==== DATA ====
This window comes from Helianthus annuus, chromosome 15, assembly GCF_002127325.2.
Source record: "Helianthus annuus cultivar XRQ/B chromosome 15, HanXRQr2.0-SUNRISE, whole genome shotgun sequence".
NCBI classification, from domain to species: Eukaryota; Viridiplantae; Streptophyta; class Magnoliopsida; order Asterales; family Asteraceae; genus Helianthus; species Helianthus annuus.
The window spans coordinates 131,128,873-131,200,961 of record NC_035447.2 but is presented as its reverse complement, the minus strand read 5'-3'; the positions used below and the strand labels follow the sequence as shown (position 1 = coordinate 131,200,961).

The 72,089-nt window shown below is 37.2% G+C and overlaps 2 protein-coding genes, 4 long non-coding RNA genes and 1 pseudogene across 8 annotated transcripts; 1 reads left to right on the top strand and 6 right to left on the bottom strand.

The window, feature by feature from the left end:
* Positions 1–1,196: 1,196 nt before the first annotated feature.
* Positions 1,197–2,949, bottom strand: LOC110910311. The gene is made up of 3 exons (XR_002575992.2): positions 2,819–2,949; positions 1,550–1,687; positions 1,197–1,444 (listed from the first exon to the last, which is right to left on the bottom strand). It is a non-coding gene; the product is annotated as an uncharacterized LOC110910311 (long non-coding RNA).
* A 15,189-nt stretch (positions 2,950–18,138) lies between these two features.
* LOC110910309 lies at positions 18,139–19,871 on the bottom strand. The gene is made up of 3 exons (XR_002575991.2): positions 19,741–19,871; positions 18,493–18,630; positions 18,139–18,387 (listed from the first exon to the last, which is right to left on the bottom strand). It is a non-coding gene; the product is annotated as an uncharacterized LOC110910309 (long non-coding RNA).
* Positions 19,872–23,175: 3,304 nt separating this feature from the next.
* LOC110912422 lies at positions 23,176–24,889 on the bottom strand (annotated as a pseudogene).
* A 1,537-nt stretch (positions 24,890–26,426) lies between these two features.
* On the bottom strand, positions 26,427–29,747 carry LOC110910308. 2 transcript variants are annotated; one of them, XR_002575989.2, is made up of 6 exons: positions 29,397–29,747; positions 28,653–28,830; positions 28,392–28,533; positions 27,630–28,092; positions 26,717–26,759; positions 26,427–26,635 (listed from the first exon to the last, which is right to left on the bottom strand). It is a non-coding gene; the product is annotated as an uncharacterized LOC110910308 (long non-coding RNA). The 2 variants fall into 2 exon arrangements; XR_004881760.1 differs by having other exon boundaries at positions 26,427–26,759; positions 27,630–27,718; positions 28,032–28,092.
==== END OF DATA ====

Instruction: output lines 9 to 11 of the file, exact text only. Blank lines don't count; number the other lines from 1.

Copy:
* A 15,189-nt stretch (positions 2,950–18,138) lies between these two features.
* LOC110910309 lies at positions 18,139–19,871 on the bottom strand. The gene is made up of 3 exons (XR_002575991.2): positions 19,741–19,871; positions 18,493–18,630; positions 18,139–18,387 (listed from the first exon to the last, which is right to left on the bottom strand). It is a non-coding gene; the product is annotated as an uncharacterized LOC110910309 (long non-coding RNA).
* Positions 19,872–23,175: 3,304 nt separating this feature from the next.